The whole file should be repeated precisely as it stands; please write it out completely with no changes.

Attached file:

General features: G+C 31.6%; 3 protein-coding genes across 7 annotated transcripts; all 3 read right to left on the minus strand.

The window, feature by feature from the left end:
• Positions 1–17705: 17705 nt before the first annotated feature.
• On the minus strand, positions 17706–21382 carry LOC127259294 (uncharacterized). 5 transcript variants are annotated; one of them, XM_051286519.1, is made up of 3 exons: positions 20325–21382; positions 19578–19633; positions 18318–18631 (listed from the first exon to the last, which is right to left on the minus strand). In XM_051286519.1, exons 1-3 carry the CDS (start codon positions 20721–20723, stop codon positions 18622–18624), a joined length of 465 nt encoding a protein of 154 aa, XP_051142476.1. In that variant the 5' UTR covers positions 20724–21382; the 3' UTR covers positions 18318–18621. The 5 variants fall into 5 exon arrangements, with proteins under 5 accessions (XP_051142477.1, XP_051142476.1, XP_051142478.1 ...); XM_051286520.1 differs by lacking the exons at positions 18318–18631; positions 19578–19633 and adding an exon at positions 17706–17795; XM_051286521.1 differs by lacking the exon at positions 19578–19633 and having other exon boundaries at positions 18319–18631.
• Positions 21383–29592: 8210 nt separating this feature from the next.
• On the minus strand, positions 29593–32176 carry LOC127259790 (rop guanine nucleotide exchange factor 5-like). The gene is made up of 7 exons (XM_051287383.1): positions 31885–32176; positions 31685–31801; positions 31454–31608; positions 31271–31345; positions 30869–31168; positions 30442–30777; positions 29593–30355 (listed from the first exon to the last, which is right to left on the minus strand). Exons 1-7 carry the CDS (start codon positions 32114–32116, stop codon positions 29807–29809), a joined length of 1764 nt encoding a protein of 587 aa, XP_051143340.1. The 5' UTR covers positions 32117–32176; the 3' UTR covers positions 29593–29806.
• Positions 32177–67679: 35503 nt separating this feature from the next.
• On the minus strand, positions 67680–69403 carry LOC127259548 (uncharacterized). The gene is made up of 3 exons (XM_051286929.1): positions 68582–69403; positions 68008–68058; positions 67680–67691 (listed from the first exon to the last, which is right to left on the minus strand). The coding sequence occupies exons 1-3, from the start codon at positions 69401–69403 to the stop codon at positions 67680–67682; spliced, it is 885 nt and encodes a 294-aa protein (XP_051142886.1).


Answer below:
General features: G+C 31.6%; 3 protein-coding genes across 7 annotated transcripts; all 3 read right to left on the minus strand.

The window, feature by feature from the left end:
• Positions 1–17705: 17705 nt before the first annotated feature.
• On the minus strand, positions 17706–21382 carry LOC127259294 (uncharacterized). 5 transcript variants are annotated; one of them, XM_051286519.1, is made up of 3 exons: positions 20325–21382; positions 19578–19633; positions 18318–18631 (listed from the first exon to the last, which is right to left on the minus strand). In XM_051286519.1, exons 1-3 carry the CDS (start codon positions 20721–20723, stop codon positions 18622–18624), a joined length of 465 nt encoding a protein of 154 aa, XP_051142476.1. In that variant the 5' UTR covers positions 20724–21382; the 3' UTR covers positions 18318–18621. The 5 variants fall into 5 exon arrangements, with proteins under 5 accessions (XP_051142477.1, XP_051142476.1, XP_051142478.1 ...); XM_051286520.1 differs by lacking the exons at positions 18318–18631; positions 19578–19633 and adding an exon at positions 17706–17795; XM_051286521.1 differs by lacking the exon at positions 19578–19633 and having other exon boundaries at positions 18319–18631.
• Positions 21383–29592: 8210 nt separating this feature from the next.
• On the minus strand, positions 29593–32176 carry LOC127259790 (rop guanine nucleotide exchange factor 5-like). The gene is made up of 7 exons (XM_051287383.1): positions 31885–32176; positions 31685–31801; positions 31454–31608; positions 31271–31345; positions 30869–31168; positions 30442–30777; positions 29593–30355 (listed from the first exon to the last, which is right to left on the minus strand). Exons 1-7 carry the CDS (start codon positions 32114–32116, stop codon positions 29807–29809), a joined length of 1764 nt encoding a protein of 587 aa, XP_051143340.1. The 5' UTR covers positions 32117–32176; the 3' UTR covers positions 29593–29806.
• Positions 32177–67679: 35503 nt separating this feature from the next.
• On the minus strand, positions 67680–69403 carry LOC127259548 (uncharacterized). The gene is made up of 3 exons (XM_051286929.1): positions 68582–69403; positions 68008–68058; positions 67680–67691 (listed from the first exon to the last, which is right to left on the minus strand). The coding sequence occupies exons 1-3, from the start codon at positions 69401–69403 to the stop codon at positions 67680–67682; spliced, it is 885 nt and encodes a 294-aa protein (XP_051142886.1).